Charles Dickens was, and still remains, one of the UK’s most prolific writers, penning a total of fifteen novels, five novellas and hundreds of short stories. His works include some of the world’s most beloved fictional characters, including Oliver Twist, Miss Havisham and Ebenezer Scrooge, and he is widely regarded as one of the best writers of his generation.
Today is the 203rd anniversary of Dickens’ birth, and to celebrate, we’re taking a look at some of the places that were the inspiration behind some of English literature’s most important settings.
St James’ Church, Cooling, Kent
Located amid the bleak heathlands of Kent’s Hoo Peninsula, the village of Cooling was subject to the Dickens’ treatment in the 1850s when its church, St James’, became the setting for the opening character of Dickens’ 13th novel, Great Expectations. St James’ is the backdrop of Pip’s meeting with the convict, and is described as a desolate, sinister and bleak place. Far from being forsaken, the 13th church is a fascinating historic site with many original features, and is open daily to visitors.
Bowes Academy, Barnard Castle, County Durham
Anyone who’s read Nicholas Nickleby will recognise the infamous Dotheboy’s Hall – the imposing boarding school governed by devilish disciplinarian, Wackford Squeers – but have you heard of Bowes Academy? This was an actual Victorian boarding school located in the town of Barnard Castle, which Dickens visited on a tour of northern England. Recently, Bowes Academy was converted into apartments and renamed Dotheboys Hall as homage to Dickens novel. It’s thought Dickens based the brutal Wackford Squeers on the then headmaster of the school, William Shaw, a fact which has caused controversy since the book’s publication.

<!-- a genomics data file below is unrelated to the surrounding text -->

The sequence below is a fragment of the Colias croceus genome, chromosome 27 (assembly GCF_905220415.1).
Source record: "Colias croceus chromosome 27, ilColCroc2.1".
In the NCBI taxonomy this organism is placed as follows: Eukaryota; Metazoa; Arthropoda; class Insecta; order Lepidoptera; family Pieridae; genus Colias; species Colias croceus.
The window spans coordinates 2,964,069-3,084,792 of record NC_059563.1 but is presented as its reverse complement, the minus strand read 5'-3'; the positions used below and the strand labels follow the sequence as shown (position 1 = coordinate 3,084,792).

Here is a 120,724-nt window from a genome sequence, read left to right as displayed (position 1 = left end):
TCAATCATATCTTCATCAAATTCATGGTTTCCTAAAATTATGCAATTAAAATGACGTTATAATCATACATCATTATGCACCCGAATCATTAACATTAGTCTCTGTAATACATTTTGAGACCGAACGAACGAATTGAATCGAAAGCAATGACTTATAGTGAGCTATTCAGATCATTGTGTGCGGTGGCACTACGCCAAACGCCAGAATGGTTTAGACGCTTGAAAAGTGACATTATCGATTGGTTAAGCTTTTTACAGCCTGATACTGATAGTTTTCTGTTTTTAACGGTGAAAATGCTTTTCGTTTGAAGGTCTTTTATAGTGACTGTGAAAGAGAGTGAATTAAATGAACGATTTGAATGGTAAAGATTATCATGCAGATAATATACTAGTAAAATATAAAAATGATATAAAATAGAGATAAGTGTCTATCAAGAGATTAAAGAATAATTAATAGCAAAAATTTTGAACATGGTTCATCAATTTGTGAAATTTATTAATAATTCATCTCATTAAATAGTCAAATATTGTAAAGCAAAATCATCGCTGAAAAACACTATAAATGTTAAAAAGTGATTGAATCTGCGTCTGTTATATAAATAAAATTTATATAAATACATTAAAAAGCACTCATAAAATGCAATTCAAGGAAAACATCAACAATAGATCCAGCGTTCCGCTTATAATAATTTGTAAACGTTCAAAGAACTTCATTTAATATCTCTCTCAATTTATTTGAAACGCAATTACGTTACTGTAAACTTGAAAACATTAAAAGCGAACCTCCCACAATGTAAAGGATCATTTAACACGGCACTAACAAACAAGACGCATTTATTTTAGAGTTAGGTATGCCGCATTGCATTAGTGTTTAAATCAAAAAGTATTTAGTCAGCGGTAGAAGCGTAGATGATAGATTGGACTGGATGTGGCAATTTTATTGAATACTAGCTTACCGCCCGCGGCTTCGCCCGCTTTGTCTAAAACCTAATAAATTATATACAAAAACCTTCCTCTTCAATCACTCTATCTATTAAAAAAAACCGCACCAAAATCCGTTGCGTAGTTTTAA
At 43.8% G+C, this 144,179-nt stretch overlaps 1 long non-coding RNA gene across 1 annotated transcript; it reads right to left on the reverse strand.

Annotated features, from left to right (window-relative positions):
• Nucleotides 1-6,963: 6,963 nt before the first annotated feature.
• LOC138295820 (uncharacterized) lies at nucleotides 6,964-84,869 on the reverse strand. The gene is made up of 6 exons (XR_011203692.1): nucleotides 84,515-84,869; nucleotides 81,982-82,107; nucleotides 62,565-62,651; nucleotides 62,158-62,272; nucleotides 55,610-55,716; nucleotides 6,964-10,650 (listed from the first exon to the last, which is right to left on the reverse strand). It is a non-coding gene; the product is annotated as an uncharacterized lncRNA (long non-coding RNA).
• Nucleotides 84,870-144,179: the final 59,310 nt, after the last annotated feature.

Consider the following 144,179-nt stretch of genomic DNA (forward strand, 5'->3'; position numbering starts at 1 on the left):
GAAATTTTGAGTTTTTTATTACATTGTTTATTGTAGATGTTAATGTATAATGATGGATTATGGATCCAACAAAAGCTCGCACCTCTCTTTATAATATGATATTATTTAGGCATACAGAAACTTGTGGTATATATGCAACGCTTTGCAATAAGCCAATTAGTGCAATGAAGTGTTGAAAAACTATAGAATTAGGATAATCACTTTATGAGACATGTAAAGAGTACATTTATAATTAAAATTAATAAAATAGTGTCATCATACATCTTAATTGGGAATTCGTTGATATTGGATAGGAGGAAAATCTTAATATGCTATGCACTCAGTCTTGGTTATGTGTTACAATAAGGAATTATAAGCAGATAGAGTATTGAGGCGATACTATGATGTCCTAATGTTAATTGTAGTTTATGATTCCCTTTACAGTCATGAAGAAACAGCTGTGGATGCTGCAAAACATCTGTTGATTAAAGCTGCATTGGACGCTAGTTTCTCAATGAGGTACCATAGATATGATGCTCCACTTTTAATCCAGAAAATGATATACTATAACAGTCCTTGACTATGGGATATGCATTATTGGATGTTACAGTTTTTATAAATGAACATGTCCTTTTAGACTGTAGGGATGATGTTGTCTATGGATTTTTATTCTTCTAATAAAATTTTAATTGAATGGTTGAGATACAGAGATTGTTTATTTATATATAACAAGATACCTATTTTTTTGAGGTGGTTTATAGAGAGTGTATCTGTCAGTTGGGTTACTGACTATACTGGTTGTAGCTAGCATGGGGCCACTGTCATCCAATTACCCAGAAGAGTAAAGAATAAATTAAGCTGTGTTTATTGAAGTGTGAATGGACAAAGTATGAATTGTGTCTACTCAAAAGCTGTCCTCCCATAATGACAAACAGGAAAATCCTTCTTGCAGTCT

Restoration House, Rochester, Kent
Beyond the historic city walls of Rochester lies one of England’s most undervalued medieval houses: Restoration House. Dickens chose the palatial manor house as the setting for his revered character, Miss Haversham, one of the primary antagonists of Great Expectations. Looking at Restoration’s imposing exterior and dark furnished chambers, it’s easy to see why the novelist would choose this to be Haversham’s home. Today, Restoration House serves as a fascinating example of a Tudor manor house, and its house and grounds are open to the public on selected dates.
Bonchurch, Isle of Wight
In the Victorian-era, the Isle of Wight was very much the in vogue destination for the filthy rich London elite. Queen Victoria had a holiday home here; Charles Darwin began his Origin of Species on the island; and Lewis Carroll spent many long holidays lounging on the Isle of Wight’s beaches. Dickens too, was a frequent visitor, and was particularly fond of the St Boniface Down. In 1845, the writer rented Winterbourne County House for the entire summer, and it’s thought much of his beloved novel, David Copperfield, was written during his visit.